At this time, no other commercially available non-flammable propellant liquids are available which do not evidence significant environmental short-comings. Some laboratory curiosities exist, such as perfluorodimethyl ether (CF3 --O--CF3), but the economics of toxicological testing, plant construction and verification of environmental compatibility status make their commercialization very unlikely. Because of this, the three-component blend described in the present invention appears to be an optimum choice between the non-flammable (but unavailable) propellants, and the extremely flammable (generally used) propellants for tire sealing and inflating aerosols.

The so-called high pressure compressed gases, such as carbon dioxide (CO2), nitrous oxide (N2 O), nitrogen (N2) and air (N2 /O2), are both environmentally acceptable and non-flammable, but, by themselves, are totally ineffective as tire inflators. This is because relatively little of these gaseous propellants can be compressed into aerosol dispensers (regardless of the content) before the pressure exceeds 180 psi-gage at 130° F., the limit imposed by the U.S. Department of Transportation for interstate shipping purposes. For example, by injecting nitrogen gas into the largest aerosol can (48.6 in3 capacity) until the pressure comes to 140 psi-gage at ambient, which is very close to the pressure limit for this container, and then connecting this can to a relatively large P215/85 R15 tire (2454 in3 capacity if not flattened), the tire pressure can be raised from 0 psi-gage to 2.7 psi-gage. Even assuming no gas loss through the puncture in such a deflated tire, it is seen that many cans of nitrogen gas would be required to attain reasonable tire pressure.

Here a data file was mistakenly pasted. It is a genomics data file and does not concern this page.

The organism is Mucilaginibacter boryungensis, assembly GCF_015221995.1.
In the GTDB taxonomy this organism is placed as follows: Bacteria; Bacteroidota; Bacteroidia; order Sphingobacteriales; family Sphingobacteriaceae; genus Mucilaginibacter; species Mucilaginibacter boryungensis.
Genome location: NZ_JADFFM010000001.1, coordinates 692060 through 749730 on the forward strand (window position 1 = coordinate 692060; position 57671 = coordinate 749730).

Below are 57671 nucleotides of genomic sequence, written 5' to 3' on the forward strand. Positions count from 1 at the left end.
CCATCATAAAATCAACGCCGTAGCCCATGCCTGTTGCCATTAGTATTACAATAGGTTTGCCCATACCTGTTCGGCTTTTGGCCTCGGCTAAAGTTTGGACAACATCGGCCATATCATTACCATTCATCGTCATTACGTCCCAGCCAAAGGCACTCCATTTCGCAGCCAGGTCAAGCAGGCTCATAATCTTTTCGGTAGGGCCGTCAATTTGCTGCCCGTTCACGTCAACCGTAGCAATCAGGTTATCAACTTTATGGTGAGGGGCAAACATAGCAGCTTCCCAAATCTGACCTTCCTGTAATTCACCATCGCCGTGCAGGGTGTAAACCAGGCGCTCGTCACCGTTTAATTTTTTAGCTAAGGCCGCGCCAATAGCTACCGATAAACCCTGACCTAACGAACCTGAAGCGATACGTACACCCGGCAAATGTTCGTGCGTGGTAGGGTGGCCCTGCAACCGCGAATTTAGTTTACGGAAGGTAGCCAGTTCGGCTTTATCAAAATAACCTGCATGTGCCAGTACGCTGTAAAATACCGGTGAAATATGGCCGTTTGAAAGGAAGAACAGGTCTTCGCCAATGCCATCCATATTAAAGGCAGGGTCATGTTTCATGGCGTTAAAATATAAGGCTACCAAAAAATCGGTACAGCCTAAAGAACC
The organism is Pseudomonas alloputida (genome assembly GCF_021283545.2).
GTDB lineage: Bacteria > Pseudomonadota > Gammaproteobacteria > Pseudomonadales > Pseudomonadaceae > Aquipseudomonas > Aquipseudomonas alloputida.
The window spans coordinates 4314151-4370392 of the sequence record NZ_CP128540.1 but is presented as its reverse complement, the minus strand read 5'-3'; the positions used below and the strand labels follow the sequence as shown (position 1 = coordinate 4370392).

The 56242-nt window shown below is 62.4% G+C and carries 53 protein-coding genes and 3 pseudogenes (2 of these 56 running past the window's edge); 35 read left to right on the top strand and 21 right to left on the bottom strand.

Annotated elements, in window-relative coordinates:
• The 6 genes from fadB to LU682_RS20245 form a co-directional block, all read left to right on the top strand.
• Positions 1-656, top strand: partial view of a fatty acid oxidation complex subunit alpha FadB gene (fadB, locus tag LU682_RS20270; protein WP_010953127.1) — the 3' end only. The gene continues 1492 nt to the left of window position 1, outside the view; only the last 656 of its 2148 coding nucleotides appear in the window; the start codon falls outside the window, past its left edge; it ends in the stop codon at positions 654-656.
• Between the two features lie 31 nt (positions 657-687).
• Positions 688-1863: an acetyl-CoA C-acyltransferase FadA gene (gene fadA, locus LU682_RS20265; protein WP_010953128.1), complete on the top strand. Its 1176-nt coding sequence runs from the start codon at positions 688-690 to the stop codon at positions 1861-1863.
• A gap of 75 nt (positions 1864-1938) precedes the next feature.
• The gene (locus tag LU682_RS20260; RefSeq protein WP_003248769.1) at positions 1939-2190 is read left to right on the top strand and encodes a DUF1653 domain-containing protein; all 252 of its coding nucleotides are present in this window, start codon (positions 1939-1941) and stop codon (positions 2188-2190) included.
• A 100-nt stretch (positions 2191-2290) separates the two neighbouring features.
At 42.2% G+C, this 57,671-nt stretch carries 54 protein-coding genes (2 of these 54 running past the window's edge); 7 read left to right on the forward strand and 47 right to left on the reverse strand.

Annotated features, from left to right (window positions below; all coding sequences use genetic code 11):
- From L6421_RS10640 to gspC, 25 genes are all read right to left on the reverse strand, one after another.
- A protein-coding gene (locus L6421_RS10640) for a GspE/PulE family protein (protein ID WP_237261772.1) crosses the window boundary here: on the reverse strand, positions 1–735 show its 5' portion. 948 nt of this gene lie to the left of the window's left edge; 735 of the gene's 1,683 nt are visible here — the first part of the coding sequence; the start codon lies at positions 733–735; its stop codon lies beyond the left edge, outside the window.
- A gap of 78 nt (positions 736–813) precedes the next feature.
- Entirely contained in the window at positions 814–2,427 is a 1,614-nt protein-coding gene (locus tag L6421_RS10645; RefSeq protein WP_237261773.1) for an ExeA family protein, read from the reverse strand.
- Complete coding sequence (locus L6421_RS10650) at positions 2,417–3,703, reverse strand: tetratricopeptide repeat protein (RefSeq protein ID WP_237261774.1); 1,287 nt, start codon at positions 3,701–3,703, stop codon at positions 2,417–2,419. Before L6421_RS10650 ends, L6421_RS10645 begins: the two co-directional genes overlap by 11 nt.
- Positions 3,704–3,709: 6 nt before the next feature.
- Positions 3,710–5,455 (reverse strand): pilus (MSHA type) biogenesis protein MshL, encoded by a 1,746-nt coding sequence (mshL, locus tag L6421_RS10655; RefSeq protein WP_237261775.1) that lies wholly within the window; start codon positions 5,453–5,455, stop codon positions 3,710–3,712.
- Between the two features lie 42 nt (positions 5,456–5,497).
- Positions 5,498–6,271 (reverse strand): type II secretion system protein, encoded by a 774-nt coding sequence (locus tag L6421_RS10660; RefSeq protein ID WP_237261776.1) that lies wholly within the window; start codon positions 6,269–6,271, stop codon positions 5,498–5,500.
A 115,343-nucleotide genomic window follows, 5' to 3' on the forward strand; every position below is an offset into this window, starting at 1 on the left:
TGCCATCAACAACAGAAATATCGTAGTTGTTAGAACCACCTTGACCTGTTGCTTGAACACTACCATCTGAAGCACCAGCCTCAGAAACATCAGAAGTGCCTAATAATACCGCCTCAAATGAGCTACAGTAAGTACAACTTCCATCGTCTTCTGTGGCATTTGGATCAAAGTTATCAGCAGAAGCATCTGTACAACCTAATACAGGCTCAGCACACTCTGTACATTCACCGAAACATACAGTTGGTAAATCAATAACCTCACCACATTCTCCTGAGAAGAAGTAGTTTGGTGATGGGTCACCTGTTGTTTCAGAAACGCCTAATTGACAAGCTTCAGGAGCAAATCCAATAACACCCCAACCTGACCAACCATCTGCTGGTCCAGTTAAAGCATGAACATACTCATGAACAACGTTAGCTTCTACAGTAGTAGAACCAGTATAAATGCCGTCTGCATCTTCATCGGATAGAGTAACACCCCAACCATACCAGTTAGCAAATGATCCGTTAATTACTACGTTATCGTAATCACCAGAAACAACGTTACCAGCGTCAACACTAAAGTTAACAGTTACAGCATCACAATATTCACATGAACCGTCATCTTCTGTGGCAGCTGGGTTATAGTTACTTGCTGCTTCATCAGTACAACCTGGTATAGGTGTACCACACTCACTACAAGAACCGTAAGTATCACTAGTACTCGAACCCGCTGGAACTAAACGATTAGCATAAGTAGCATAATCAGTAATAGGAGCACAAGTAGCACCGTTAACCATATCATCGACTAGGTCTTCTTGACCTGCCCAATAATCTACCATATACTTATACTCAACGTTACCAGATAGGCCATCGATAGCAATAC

It is a feature of our invention that nitrogen gas (or compressed air) be used in conjunction with dimethyl ether and trichioroethylene to produce the desired vapor pressures over an extremely wide temperature range, extending from below 0° F. to above 165° F. The nitrogen also greatly augments the pressure of the dimethyl ether and trichloroethylene and, thus, facilitates a much faster transfer of the product from the dispenser, since virtually no back-pressure of nitrogen can accrue in the tire to retard the flow rate.

It is a further object of the present invention to create a composite propellant that will exhibit the minimum degree of intrinsic flammability, given the limitations described above. Burning is an oxidative process. For example, when hydrocarbons are burned, totally unoxidized substances are reacted with oxygen to ultimately produce water vapor, carbon dioxide and a large amount of heat. In contrast, the dimethyl ether molecules (CH3 --O--CH3) may be considered as partly oxidized hydrocarbon material. About 35% by weight is comprised of oxygen. The remainder is potentially flammable. By calorimetry, it can be shown that the combustion of dimethyl ether only produces about 65% as much heat per unit weight as do the typical hydrocarbon gases; e.g., propane and butane. The presence of non-flammable nitrogen and trichloroethylene acts to dilute the dimethyl ether vapors somewhat, absorbing some of the heat generated if combustion should occur, and raising the Lower Explosive Limit (LEL) to values at least twice as high as those of the commonly used hydrocarbon blends for tire sealing and inflating aerosols.

Because approximately 40% of the weight of the aerosol vapors in the inflated tire is now composed of chemically bound oxygen, trichloroethylene and nitrogen, the combustion of this mixture will produce the heat that is mitigated by the need to also heat up these non-combustible atoms and molecules. Thus, intensely high heating, which may be destructive to tires, can be more readily avoided with our preferred blends of inflating gases.